Article abstract: One of the leading novelists and literary critics of the post-World War II generation in France, Blanchot decisively influenced the work of philosophers such as Jacques Derrida and is widely recognized as a forerunner of the school of literary theory known as deconstruction.
Of Maurice Blanchot’s personal life, very little is known. Born of a wealthy family, he received a B.S. degree from the University of Strasbourg and a graduate degree from the University of Paris, Sorbonne. At Strasbourg in 1925, Blanchot met philosopher Emmanuel Lévinas, a fellow undergraduate. Their friendship, which would endure, arose from shared literary and philosophical interests. Otherwise, the two young men were poles apart. Lévinas, a Jew, was a Lithuanian immigrant and politically a liberal; Blanchot was, in these early years, a monarchist. Through Lévinas, however, Blanchot was introduced to two philosophers whose work proved to be central to his intellectual development: Edmund Husserl and Martin Heidegger.
During the 1930’s, Blanchot was visibly active as a right-wing political journalist, and the extent of his involvement with the fascist movement in France has been a matter of some controversy. Like many young men of the period, Blanchot was deeply disturbed by the failure of parliamentary democracy to provide effective leadership for a France still debilitated by the economic and social chaos produced by World War I and threatened by the rising power of the Nazis in Germany. His first journalistic efforts were for the traditionalist Journal des débats, a prestigious mouthpiece for the French oligarchy, and within a short period, he had risen to become its editor in chief, a position he maintained until 1940, when France fell to the German invasion.
Although as leading editorialist for the Journal des débats, Blanchot was often highly critical of the centrist government of Leon Blum, his most vitriolic attacks upon the political establishment were published in the fascist journals Combat and L’Insurge. Appalled particularly by the government’s capitulation to the League of Nations in Geneva in 1936, which allowed the German reoccupation of the Rhineland, and by the government’s policy of neutrality toward Spain, which was then involved in a civil war, Blanchot adopted an increasingly violent rhetorical stance that culminated in the late 1930’s in a number of articles that attempted to justify acts of revolutionary terrorism against the democratic regime. Most controversial, however, has been the suggestion that Blanchot’s involvement with Combat and L’Insurge somehow amounted to an endorsement of the distinctly anti-Semitic content of the two journals. If this were the case, then Blanchot’s post-World War II writings, deeply sympathetic to the plight of the Jews during the Holocaust, might be considered tainted or intended somehow to suppress his own complicity with the persecutions carried out under the German occupation. However, Blanchot’s own writings from the 1930’s present little evidence of anti-Semitic leanings.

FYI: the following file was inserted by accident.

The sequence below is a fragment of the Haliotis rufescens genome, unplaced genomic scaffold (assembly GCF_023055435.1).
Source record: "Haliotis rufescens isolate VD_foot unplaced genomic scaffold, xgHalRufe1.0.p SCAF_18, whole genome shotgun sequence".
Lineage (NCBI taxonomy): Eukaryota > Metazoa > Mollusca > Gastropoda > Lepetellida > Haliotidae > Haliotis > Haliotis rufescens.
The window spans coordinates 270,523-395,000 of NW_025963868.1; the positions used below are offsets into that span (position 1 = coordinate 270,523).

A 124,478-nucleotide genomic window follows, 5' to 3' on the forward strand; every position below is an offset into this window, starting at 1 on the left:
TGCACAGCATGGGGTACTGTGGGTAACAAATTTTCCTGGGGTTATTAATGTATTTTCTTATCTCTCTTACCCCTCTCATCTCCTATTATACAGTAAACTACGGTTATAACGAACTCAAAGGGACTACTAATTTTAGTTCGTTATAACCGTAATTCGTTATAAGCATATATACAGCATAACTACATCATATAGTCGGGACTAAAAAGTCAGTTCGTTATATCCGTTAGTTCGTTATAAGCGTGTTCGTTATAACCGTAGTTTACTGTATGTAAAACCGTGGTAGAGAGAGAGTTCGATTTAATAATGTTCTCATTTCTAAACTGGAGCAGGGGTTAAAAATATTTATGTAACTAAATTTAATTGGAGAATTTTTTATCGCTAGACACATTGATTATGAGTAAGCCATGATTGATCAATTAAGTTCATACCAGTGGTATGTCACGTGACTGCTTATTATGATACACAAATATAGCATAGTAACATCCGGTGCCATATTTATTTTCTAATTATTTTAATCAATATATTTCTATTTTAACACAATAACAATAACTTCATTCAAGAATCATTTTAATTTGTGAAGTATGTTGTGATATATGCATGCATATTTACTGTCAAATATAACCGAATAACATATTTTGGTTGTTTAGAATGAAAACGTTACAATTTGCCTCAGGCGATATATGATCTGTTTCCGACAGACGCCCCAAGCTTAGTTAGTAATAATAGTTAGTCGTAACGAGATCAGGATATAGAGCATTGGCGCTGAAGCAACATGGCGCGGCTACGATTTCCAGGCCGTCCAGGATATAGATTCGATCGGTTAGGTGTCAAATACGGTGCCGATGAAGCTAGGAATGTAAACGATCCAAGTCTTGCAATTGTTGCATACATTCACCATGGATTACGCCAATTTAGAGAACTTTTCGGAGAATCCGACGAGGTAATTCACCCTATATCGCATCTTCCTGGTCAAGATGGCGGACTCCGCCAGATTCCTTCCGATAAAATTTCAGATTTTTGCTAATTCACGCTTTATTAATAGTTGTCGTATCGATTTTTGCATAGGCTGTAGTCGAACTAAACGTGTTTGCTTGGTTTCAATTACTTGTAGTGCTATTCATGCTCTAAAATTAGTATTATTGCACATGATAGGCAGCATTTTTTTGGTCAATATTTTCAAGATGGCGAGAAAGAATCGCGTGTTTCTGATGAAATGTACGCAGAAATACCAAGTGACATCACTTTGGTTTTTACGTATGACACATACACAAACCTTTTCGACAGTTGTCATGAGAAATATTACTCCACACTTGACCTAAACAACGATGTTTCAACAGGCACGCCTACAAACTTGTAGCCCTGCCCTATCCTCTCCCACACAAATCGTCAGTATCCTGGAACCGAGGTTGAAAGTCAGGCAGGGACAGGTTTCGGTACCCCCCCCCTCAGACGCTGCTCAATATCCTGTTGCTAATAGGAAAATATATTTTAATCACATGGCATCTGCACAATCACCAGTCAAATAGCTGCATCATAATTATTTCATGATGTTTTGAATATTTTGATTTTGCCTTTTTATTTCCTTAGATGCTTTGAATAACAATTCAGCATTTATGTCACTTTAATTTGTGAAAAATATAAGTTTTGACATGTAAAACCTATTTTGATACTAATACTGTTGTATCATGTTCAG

World War II seems to have marked a turning point in Blanchot’s career. During the war years, he began to move toward a more moderate French nationalism, as evidenced by his participation in the Resistance. In addition, the primacy of political involvement gave way to his literary interests. Before the end of the war, he published two novels, Thomas l’Obscur (1941; Thomas the Obscure, 1973) and Aminadab (1942), and two critical works, one of which, Faux Pas (1943), brought together a number of essays from the prewar period. In Faux Pas , Blanchot’s theoretical antecedents become apparent; the influence of the French poet Stéphane Mallarmé and that of the novelist/poet Le Comte de Lautréamont are also evident. Most important, though, is the philosophical influence of Martin Heidegger, whose radical phenomenology is evident in Blanchot’s claims for the quasi-mystical...
(The entire section is 2,664 words.)